Economics of Innovation and New Technology 07/2008; DOI:10.1080/10438590802547183
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    ABSTRACT: Research articles reporting positive findings in the fields of orthopedic and general surgery appear to be represented at a considerably higher prevalence in the peer-reviewed literature, compared to published studies on negative or neutral data. This "publication bias" may alter the balance of the available evidence-based literature and may affect patient safety in surgery by depriving important information from unpublished negative studies. A comprehensive review of all published articles in a defined 7-year period was performed in 12 representative journals in the fields of orthopedic and general surgery. Every article published in all volumes of these journals between January 2000 and December 2006 was reviewed and rated by three investigators. Rating of articles was performed according to a uniform, standardized algorithm. All original articles were stratified into "positive", "negative" or "neutral", depending on the reported results. All non-original papers were excluded from analysis. A total of 30,197 publications were reviewed over a 7-year time-period. After excluding all non-original articles, a total of 16,397 original papers were included in the final analysis. Of these, 12,251 (74%) articles were found to report positive findings, 2,709 (17%) reported negative results, and 1,437 (9%) were neutral. A similar publication pattern was found among all years and all journals analyzed. Altogether, 91% of all original papers reported significant data (positive or negative), whereas only 9% were neutral studies that did not report any significant findings. There is a disproportionately high number of articles reporting positive results published in the surgical literature. A bias towards publishing positive data will systematically overestimate the clinical relevance of treatment effects by disregarding important information derived from unpublished negative studies. This "publication bias" remains an area of concern and may affect the quality of care of patients undergoing surgical procedures.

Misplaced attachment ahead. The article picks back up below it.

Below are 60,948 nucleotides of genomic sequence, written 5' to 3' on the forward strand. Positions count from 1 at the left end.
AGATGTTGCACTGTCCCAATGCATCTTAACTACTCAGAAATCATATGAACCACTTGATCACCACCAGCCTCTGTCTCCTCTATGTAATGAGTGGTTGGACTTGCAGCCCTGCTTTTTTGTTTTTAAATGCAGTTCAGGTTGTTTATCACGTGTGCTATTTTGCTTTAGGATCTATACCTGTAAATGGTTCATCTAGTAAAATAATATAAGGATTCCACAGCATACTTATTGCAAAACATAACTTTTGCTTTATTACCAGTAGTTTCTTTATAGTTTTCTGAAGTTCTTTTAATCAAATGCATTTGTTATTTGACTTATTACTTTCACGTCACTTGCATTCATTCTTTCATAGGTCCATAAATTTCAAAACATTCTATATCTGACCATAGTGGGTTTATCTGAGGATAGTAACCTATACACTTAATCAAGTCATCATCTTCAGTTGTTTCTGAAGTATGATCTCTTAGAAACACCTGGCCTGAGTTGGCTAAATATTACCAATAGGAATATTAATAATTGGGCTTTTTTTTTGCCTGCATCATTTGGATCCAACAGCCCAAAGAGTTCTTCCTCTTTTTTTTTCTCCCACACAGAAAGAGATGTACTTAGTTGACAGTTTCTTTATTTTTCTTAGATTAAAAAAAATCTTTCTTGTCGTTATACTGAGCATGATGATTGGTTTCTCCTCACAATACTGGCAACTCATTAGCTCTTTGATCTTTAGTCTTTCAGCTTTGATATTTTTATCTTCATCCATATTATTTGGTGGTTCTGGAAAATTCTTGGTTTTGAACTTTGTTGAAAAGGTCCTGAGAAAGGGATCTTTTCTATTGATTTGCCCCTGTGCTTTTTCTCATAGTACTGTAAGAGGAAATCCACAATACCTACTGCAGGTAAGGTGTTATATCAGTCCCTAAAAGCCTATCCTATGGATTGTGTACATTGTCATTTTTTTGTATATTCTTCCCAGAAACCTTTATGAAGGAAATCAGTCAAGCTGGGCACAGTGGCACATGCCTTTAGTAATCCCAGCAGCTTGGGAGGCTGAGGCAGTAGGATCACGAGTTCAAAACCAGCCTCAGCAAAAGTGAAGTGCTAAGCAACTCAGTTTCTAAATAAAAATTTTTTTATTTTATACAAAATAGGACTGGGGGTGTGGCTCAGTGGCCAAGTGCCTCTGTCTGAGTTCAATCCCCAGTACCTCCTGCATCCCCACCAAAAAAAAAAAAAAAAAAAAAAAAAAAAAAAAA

Patient Safety in Surgery 02/2007; 1(1):4. DOI:10.1186/1754-9493-1-4